Room at the Top (U.K., 1959)
In the late 1950s in England's industrial North, upwardly-mobile wannabe Joe Lampton (Laurence Harvey) gets a boss's daughter (Heather Sears) pregnant and has an affair with a married Frenchwoman (Simone Signoret). Adapted by Neil Paterson (and Canada's Mordecai Richler, uncredited) from John Braine's novel and directed by Jack Clayton, Room at the Top had a less-successful sequel six years later, Life at the Top. Extras on the BFI's dual-format edition (one Blu-ray, one DVD, both code-locked for the U.K. and Europe) include audio commentaries from 2009 by Neil Sinyard and Jo Botting, Jack Gold's 1959 short film drama "The Visit" (35 mins.), and seven documentary shorts: "Bailey's Royal Buxton Punch and Judy Show in Halifax" (1901, 3 mins.), "Tram Ride into Halifax" (1902, 4 mins.), "Halifax Day by Day" (1910, 2 mins.), "We of the West Riding" (1945, 22 mins.), "This Town" (1969, 8 mins.) and "Bradford Town Hall Square," 1986, 2 mins.). There are also three image galleries that run a total of about eight minutes and the film's original trailer (3 mins.). There's an illustrated booklet, too.
How I Won the War (U.K., 1967)
At the height of the Vietnam War, Anglo-American director Richard Lester followed up his rollicking successes (A Hard Day's Night, The Knack ... and How to Get It, Help!, A Funny Thing Happened on the Way to the Forum) with this satire of the British Army in the Second World War. It flopped. Casting the Beatles' John Lennon (in his only non-musical role) should have brought in the crowds, but it didn't, especially in the U.S., where the jokes and accents went right over people's heads. Extras on the new dual-format edition (one Blu-ray, one DVD, both code-locked for the U.K. and Europe) include an audio commentary by Neil Sinyard, two early 1950s animated shorts ("Animated Genesis," 22 mins.; "A Short Vision," 7 mins.), two early '70s shorts ("Head Rag Hop," 3 mins.; "Plod," 21 mins.), two four-minute segments of the 'Trailers from Hell' blog (with Allan Arkush talking about The Knack and John Landis about Lester's The Bed Sitting Room), audio of Lester in conversation with director Steven Soderbergh in 1999 (88 mins., as an alternative commentary track), a four-minute image gallery, and an illustrated booklet.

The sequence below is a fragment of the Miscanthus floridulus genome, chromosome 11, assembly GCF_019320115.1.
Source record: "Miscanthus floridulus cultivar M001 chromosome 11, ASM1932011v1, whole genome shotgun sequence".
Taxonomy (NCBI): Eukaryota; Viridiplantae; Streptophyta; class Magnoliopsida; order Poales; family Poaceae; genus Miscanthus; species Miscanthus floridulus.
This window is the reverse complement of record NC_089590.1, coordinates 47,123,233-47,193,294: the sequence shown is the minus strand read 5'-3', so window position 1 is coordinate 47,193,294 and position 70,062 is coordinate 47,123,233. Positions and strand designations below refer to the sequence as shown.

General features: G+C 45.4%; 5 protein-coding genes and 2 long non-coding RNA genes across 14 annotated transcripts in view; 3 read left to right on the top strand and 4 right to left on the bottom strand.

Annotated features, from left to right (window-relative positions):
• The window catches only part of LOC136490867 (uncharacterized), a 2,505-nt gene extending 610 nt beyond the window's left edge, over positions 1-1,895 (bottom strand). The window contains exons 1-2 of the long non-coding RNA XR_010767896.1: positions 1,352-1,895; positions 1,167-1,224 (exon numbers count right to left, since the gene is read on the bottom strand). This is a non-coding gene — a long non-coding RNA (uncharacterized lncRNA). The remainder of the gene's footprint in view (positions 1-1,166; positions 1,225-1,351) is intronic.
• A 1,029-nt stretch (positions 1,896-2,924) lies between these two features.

2 from Eureka!
The Woman in the Window (U.S., 1944)
Fritz lang directs Edward G. Robinson in this Hollywood noir about the degradation of a university professor caught in the murderous web of a femme fatale (Joan Bennett). The new Blu-ray, part of Eureka's Masters of Cinema series, is code-locked for Region B and comes with a trailer and a 23-minute video essay by critic David Cairns, as well as a previously available audio commentary by Imogen Sara Smith. There's also an illustrated booklet with new essays by film writers Amy Simmons and Samm Deighan.